To be fair, Magellan's unit price has been moving sideways for a few years. But there's nothing here to suggest fundamental problems. In fact, Magellan is one of the most conservatively financed pipeline partnerships around. It also has $1.6 billion in growth spending on tap that should allow for 8% distribution increases in each of the next two years. And, if history is any guide, the unit price will eventually start to head higher along with the distribution over time.
Earn double-digit returns with this stock
Neha Chamaria (Consolidated Edison): A conservative investor typically invests in a stock with a high safety factor, or simply one that's least likely to erode capital during downturns. Not surprisingly, a utility like Consolidated Edison makes a good choice.
On a total return basis (capital appreciation + dividends), Con Ed shares have nearly tripled in the past decade. This year, too, the electric and gas utility stock is up nearly 15%, silencing critics who sounded the warning bell on utilities in the wake of rising interest rates. Spice it up with Con Ed's dividend yield of 3.3%, and the returns look even better.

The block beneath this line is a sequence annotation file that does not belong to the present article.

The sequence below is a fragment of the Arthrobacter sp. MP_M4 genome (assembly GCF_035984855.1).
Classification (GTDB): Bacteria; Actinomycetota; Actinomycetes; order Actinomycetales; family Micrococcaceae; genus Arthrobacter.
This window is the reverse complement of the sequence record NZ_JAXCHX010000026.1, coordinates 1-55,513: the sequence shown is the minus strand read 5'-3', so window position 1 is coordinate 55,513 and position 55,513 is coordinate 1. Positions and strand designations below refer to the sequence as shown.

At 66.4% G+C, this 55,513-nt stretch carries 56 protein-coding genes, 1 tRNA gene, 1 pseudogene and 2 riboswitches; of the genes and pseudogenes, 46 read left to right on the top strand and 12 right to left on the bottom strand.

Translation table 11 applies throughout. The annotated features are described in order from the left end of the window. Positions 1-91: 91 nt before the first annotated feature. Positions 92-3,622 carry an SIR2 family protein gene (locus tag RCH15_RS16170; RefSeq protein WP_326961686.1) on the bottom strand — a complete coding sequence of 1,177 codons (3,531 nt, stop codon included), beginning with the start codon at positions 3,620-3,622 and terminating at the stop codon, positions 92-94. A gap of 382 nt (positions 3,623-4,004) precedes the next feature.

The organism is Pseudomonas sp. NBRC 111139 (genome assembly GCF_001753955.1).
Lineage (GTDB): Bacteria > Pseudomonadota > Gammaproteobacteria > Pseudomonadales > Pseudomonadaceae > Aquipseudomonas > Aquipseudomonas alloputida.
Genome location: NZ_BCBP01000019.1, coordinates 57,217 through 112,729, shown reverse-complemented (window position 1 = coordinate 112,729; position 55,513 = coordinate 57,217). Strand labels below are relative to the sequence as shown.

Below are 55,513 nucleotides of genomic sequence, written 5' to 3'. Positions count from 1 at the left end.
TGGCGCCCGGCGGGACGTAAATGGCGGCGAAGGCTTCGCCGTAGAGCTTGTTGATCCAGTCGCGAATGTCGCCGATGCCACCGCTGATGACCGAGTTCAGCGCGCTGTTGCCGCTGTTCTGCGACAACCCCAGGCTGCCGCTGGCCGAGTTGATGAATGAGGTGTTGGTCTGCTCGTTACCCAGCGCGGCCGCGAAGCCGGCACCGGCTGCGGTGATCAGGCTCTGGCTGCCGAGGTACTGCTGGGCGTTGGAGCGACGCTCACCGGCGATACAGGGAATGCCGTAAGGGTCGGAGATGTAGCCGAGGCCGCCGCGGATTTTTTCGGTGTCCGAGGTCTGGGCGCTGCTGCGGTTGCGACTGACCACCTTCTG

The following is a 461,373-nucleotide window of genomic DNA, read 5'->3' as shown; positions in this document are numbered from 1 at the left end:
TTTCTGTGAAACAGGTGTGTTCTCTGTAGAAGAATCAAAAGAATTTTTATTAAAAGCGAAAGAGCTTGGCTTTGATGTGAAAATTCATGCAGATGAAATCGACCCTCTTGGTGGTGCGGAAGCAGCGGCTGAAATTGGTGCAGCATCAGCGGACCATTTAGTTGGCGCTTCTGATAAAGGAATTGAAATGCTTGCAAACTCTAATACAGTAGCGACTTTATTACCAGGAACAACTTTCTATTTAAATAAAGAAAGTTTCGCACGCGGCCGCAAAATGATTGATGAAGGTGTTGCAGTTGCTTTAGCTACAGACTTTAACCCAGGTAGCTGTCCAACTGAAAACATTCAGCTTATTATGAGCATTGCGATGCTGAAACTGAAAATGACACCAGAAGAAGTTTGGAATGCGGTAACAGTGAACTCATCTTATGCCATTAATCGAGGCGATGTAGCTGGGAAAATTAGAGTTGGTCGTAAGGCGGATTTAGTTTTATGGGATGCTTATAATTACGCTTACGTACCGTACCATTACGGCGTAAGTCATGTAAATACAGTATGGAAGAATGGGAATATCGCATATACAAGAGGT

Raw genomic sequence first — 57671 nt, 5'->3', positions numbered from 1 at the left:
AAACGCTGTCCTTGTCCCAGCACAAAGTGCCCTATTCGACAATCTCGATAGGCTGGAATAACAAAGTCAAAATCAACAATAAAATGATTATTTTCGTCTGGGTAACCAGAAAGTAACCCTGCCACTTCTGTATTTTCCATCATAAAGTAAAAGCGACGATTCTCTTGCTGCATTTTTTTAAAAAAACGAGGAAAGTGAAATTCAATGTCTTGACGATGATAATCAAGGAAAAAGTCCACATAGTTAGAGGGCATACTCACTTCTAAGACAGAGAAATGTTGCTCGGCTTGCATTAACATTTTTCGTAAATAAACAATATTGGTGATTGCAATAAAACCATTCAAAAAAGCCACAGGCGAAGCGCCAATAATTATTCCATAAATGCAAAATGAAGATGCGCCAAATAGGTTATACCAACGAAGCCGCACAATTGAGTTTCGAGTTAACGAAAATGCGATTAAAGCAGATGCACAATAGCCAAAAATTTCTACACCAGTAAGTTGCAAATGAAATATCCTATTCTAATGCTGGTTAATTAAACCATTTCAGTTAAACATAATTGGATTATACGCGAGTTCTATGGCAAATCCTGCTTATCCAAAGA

Mind you, Con Ed isn't just any other dividend stock: It is among the handful of companies to have made it to the coveted Dividend Aristocrat group, having increased its dividends for 43 straight years now.
It's easy to understand why Con Ed can generate stable earnings and cash flows. Con Ed's a highly regulated business that sells electricity and gas at decoupled rates, which means its revenue is pre-determined by the regulatory commission regardless of sales volumes. As this policy eliminates fluctuations in its top line, Con Ed can steadily grow its profits and dividends.
Long story short, the defensive nature of Con Ed's business, combined with its strong dividend growth potential and yield, makes it a great stock to own for conservative investors.